To understand how chords with 7ths work, you need to know the scale you are using. The chords most commonly used are built on thirds, so if you choose a scale and then a note from that scale, you'll see what chords are maj7 chords, by ascending thirds from the note you chose. *
In the major scale, only the I and IV are major chords and have a major 7th.
So, let's say you want to use the Amaj7 chord. One way to look at this chord would be to consider it the Imaj7 from the A major scale. The chord is built on thirds -- A,C#,E,G# (G# is a major 7th). After the Amaj7 chord, you can use any chord from the scale, like you would use if you simply had a A (without the maj7).
Pretty much the same would work if you considered it as a IVmaj7. It would be the IV from the E major scale. So, you can create a chord progression in the E major scale and instead of a simple A chord, to play a nice Amaj7.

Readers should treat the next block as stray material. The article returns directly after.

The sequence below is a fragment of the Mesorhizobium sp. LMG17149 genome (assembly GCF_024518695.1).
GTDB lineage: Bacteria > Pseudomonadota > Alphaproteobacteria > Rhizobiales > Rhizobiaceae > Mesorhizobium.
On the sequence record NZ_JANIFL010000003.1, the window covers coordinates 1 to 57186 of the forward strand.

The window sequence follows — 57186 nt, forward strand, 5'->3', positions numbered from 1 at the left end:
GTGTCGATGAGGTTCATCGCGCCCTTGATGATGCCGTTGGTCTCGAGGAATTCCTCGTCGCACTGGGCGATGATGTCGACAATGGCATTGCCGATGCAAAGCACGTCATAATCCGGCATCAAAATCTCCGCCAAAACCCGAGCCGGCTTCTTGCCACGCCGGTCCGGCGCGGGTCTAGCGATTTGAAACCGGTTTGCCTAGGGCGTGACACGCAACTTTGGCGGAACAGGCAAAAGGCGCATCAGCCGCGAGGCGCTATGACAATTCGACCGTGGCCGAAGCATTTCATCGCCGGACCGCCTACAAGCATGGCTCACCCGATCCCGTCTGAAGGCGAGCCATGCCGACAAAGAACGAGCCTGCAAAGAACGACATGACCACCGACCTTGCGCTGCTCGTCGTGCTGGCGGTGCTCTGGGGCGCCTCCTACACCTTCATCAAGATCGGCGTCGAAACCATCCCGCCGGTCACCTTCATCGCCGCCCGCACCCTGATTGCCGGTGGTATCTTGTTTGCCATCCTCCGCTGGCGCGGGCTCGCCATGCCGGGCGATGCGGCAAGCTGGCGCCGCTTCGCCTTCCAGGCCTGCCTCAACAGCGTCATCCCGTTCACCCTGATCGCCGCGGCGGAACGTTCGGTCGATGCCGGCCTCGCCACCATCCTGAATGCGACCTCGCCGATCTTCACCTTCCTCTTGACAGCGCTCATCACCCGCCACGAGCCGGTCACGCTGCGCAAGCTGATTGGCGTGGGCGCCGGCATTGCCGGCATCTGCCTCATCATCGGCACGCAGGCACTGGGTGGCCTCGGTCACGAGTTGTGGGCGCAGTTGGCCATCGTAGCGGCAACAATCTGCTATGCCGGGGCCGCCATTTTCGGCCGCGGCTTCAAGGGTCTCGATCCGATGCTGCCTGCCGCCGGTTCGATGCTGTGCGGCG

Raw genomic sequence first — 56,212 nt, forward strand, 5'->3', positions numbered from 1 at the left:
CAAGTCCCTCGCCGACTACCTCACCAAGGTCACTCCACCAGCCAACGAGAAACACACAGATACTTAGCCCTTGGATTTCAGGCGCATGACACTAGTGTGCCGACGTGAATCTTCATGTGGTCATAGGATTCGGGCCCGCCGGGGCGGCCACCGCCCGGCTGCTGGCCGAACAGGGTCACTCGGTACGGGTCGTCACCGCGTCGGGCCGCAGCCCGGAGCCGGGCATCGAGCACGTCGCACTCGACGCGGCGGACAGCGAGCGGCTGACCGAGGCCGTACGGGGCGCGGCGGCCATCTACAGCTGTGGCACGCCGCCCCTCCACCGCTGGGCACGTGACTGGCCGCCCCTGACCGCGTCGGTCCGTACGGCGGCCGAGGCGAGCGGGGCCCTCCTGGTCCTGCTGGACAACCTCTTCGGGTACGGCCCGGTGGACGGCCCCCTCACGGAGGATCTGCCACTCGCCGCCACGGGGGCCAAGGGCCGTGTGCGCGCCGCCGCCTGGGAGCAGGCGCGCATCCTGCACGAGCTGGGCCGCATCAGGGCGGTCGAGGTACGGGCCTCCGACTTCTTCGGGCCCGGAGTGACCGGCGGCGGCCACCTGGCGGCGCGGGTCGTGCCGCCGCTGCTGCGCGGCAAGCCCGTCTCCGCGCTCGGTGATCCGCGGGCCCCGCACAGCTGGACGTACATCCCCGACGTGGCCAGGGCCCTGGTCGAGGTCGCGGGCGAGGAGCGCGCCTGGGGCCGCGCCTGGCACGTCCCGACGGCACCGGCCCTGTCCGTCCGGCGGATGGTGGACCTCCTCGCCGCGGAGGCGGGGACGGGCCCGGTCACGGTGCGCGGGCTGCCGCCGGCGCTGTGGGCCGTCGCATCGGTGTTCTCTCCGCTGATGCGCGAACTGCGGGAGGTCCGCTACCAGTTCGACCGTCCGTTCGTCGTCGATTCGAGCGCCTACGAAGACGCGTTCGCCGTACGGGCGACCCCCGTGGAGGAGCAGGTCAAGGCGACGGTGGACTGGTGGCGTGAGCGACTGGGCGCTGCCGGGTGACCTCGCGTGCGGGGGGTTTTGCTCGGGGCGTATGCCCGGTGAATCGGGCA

What I like to do sometimes is to play the chord as it is, without the 7th and then add the 7th.
Also, I've never seen a Vmaj7 chord. The V usually is dominant (V7); that means it has a minor 7th instead of a major one; one semitone lower.
*The V doesn't have a major seventh. Let's assume we are in the A major scale. The notes in the A major scale are A,B,C#,D,E,F#,G#. The V chord has E as a root. Let's ascend thirds from E and see what kind of chord we have:
- E (root)
- G# (major third)
- B (perfect fifth); so far we have a major chord
- D (minor 7th).
So the V is a 7 chord, not a maj7 one.